No, we haven't taken the plunge yet (still working on Geoff)...we are not dog owners.
But on Friday, on route home from a friends' house, I spotted a small dog wandering down a busy road and, even as my heart sank just a little because I knew our afternoon's trajectory was about to change, I pulled over to the side of the road. Just as I was doing so, Seth saw the little guy and immediately became teary and insisted that we stop to help the dog (a boy after my own heart, without a doubt!).
I instructed the kids to stay in the car and I grabbed a handful of kid snacks that I had in the car. And off I went. The dog clearly hadn't been away from his home for too long because he was still a little full of his own adventure; he wasn't too keen on being caught! In the meantime, Seth was (literally) hanging out the car window, alternating between sobs and pleas to get him, and cheering me on and clapping. Thankfully I was able to accommodate: After less than two blocks of tracking the dog, I noticed that he was listening to the sound of my voice and he stopped briefly to pick up one of the little food bits I'd thrown at him; then, when he stopped to do his business on the grass, he let me grab his collar.
I've rescued many a dog in my adult lifetime - it has seemed, from time to time, that stray dogs seek me out, knowing that I'll do my best to help. It's just something I do.
In fact, the night before this most recent dog rescue, I was out for dinner with one of my oldest friends, and we were talking about this tendency of mine to pick up strays. She's been with me on at least two occasions when I've picked up a lost dog and has earned the right to roll her eyes at me on the topic. :)
The most memorable experience we shared on the rescue front happened over a decade ago, on an occasion when my rescue attempt failed. My friend was visiting me in Vancouver and we decided to spend a few days on Vancouver Island, in the Long Beach area (side note: Eucluelet, which book-ends one end of Long Beach is pretty much my favourite spot in the world). So we took a ferry over to Nanaimo and then drove that oh-so-beautiful highway cross island, on a narrow and wind-y highway that cuts through mountains and borders the prettiest lakes on the continent. Mmm...I'm longing to be there just thinking about it.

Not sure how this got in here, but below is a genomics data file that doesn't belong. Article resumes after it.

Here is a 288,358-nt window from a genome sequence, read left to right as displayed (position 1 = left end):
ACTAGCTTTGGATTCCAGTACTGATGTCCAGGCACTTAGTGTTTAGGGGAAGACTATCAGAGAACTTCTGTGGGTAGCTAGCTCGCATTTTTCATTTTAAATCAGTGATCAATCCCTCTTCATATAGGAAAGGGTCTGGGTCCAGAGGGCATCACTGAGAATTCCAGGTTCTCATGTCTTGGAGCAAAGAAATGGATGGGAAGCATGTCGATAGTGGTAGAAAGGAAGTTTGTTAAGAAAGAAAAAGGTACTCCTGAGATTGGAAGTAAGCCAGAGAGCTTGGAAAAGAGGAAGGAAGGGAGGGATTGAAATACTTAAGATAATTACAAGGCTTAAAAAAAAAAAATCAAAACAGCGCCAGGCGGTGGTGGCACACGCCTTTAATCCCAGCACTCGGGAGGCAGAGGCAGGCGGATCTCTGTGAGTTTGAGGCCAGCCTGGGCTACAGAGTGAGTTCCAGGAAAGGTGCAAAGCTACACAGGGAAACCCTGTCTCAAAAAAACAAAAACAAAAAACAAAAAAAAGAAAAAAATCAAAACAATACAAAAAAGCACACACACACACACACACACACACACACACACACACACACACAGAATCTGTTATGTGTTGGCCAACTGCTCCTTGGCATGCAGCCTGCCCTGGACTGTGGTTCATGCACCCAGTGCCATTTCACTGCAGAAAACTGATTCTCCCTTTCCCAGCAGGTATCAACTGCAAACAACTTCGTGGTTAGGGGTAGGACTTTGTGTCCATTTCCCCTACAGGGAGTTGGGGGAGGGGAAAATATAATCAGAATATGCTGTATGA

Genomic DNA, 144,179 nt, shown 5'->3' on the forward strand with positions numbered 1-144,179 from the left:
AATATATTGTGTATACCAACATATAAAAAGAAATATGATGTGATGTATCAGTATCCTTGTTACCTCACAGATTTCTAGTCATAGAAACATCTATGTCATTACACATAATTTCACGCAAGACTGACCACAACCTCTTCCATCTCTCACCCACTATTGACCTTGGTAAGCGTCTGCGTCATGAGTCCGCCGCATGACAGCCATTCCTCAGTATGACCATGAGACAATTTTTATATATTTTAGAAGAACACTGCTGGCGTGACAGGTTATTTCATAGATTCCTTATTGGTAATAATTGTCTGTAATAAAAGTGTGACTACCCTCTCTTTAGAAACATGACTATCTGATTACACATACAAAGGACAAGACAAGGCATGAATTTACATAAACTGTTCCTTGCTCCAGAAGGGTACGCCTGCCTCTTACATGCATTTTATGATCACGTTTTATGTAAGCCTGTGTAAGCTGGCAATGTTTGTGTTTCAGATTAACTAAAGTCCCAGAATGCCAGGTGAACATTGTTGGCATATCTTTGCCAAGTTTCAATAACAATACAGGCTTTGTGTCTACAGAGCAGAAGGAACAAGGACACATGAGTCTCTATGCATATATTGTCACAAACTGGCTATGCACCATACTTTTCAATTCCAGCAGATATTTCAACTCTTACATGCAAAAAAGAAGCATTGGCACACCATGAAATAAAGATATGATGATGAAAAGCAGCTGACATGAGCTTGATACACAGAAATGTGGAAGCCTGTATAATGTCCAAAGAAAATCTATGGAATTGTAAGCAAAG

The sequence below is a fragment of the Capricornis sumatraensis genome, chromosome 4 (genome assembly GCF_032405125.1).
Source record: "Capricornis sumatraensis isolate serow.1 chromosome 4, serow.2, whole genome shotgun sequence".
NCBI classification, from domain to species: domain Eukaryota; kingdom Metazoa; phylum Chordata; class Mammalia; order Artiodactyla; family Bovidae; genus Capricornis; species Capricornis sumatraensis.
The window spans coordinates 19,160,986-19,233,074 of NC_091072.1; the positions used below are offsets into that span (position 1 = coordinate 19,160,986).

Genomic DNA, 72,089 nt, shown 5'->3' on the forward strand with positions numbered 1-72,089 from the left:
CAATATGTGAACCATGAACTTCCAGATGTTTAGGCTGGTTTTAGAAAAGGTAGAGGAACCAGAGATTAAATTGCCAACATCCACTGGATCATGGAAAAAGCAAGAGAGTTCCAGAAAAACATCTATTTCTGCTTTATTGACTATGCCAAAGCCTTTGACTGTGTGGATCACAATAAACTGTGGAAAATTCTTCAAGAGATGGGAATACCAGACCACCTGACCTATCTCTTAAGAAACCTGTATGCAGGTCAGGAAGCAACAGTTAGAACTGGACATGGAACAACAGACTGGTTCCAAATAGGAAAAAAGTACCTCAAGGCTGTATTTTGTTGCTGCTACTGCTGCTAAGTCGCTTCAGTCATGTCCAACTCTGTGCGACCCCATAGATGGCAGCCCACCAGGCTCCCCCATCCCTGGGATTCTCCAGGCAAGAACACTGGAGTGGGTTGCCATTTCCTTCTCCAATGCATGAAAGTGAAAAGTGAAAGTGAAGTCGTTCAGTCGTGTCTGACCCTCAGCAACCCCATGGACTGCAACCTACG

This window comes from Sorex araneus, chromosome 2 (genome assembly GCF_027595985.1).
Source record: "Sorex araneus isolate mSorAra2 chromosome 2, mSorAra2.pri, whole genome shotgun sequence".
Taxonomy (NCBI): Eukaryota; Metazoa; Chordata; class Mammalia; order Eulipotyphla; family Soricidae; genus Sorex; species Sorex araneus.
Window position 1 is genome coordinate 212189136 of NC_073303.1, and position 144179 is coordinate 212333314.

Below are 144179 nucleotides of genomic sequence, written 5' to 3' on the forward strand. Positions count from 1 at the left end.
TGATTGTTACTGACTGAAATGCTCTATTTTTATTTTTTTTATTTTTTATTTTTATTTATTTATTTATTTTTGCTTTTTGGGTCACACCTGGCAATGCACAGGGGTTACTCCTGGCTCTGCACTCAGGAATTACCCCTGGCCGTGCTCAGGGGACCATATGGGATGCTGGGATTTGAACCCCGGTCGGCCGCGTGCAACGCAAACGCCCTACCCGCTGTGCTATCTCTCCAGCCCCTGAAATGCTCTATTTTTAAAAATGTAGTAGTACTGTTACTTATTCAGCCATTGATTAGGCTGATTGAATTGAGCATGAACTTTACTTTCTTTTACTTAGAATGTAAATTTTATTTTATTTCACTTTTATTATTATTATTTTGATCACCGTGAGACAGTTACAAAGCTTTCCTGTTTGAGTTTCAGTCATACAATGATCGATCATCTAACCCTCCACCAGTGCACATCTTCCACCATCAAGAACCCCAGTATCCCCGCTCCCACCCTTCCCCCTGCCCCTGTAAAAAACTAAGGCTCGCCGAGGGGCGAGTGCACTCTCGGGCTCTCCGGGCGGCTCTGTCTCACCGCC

But I digress...
Coming around a corner on that bendy highway, we spotted a German-shepherd-like dog wandering down the narrow shoulder of the highway and knew immediately that something was amiss. I slowed the car and I remember to this moment the sound of my friend's groan; she knew, she just knew, knowing me as she does, that that dog was going to delay our min-vacation.
And it did. By at least an hour (possibly more??). I tried, oh how I tried to get that dog into our vehicle. But nothing - not bribery, not softly-spoken words, not commands - nothing ultimately worked, and it remains one of the few times that I've been forced to give up on a dog rescue. Sometimes you have to move on.
But it was a different story on Friday afternoon. As I walked back towards the van carrying that little white dog, I was Seth's super hero and it was a good feeling...worth the effort of the next twenty-four hours before the dog's family was found.
I'll probably never change. Given Seth's reaction to this rescue, I'm not sure I'd ever want to change. Sure it was inconvenient. Sure it wasn't precisely fun to wipe leftover poop from a canine butt. But to see the boys that night sleeping on the floor as close as possible to the dog, to see their joy as they discovered that the dog knew how to play fetch, to listen to their peals of laughter as the dog did some cute thing or another, and to feel on my shoulder the devastation of their loving tears after we delivered the dog home the following afternoon...well, those things made a bit of inconvenience all worthwhile.